The end of patient coverage for the cost for continuous glucose monitors by Medicare at the age of 65 may be compromising the healthcare of older patients suffering from diabetes, according to the American Association of Clinical Endocrinologists (AACE). Since the organization is concerned with the health of older patients, they are organizing the AACE/ACE Consensus Conference on Glucose Monitoring, in collaboration with the American College of Endocrinology (ACE), taking place between September 28 and 30.
In order to discuss the concerns about the quality, safety, access, and pre-and post-marketing scrutiny of optimal glucose monitoring for both glucose strips and continuous glucose monitoring, the AACE and ACE decided to jointly organize a three-day conference designed especially for physicians, which will end with the publication of a consensus statement and recommendations to federal healthcare policy makers to be presented at the congress.
“With so many “stakeholders” involved, finding solutions to problems through consensus is not easy, but it is possible. That is the objective of the gathering of representatives from all of these groups in Washington, D.C. on September 28-30, which is being organized by the American Association of Clinical Endocrinologists (AACE) and the American College of Endocrinology (ACE),” affirmed Amy Johnson, in a statement from the American Association of Clinical Endocrinologists.
Endocrinologists, the physicians who specialize in hormones and metabolism, are the experts in the treatment of diabetes, and therefore have raised concerns about the current situation, which in turn led to the conference. The monitors are medical devices that help patients not only deal with blood sugar levels, but also medicine dosing and carbohydrate intake, both of which enable patients to control or avoid medical conditions associated with the disease, such as cardiovascular risks, kidney problems, vision issues, and even lower limb amputations.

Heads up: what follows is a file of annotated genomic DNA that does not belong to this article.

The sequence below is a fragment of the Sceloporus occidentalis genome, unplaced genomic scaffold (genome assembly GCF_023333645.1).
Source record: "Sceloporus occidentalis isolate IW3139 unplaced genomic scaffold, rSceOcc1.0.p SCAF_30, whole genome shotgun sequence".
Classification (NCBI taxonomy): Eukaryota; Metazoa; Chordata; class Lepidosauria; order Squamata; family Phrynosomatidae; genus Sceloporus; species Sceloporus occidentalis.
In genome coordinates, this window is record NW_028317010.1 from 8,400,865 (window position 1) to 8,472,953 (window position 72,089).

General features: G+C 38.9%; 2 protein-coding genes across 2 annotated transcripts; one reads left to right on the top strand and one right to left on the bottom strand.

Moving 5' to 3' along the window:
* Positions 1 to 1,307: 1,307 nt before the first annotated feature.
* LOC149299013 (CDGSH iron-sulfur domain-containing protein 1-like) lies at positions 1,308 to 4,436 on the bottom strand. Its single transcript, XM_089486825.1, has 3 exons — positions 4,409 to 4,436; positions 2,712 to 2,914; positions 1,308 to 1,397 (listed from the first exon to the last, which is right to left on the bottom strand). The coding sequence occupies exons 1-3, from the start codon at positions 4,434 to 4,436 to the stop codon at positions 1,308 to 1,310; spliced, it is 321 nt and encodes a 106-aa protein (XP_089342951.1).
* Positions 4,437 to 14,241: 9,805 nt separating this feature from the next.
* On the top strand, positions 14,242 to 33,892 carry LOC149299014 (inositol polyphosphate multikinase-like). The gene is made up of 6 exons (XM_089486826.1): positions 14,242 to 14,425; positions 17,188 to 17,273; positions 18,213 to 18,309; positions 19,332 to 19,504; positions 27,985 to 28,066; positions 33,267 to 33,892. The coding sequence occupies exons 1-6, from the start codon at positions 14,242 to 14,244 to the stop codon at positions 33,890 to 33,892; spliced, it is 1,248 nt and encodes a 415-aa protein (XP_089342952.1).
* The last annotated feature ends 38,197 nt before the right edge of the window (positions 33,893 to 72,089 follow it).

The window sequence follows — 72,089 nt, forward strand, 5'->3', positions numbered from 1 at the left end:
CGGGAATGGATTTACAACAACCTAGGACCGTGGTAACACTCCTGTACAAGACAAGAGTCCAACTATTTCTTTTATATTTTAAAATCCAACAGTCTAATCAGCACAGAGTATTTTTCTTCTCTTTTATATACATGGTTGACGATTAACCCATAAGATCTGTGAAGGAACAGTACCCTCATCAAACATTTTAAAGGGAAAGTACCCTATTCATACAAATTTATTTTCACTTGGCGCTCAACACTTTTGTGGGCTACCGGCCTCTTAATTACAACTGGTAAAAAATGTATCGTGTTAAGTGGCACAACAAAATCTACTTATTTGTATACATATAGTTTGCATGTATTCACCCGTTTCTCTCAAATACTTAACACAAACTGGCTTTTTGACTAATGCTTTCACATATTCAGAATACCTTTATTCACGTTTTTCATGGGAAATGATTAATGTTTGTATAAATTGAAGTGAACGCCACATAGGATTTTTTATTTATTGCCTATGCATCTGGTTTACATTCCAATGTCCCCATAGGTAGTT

Although Medicare provides senior coverage, it does not include the costs of the monitors, which constitute a problem not only for patients but also for physicians. As stated by AACE, many patients lacking the use of the monitor end up needing to be hospitalized due to hypoglycemia, causing even more costs to the Centers for Medicaid and Medicare (CMS), the government agency that administrates Medicare. The Centers also believe that CGMs are not qualified as Durable Medical Equipment (DME).
“The FDA regulates blood glucose monitors and testing strips that are currently on the market. Devices that are approved after initial manufacturer testing may not maintain the accuracy levels in post-market use. Inaccurate results from faulty diabetes testing supplies can lead to incorrect insulin dosing and increased hypoglycemic events,” noted Amy Johnson, from the American Association of Clinical Endocrinologists.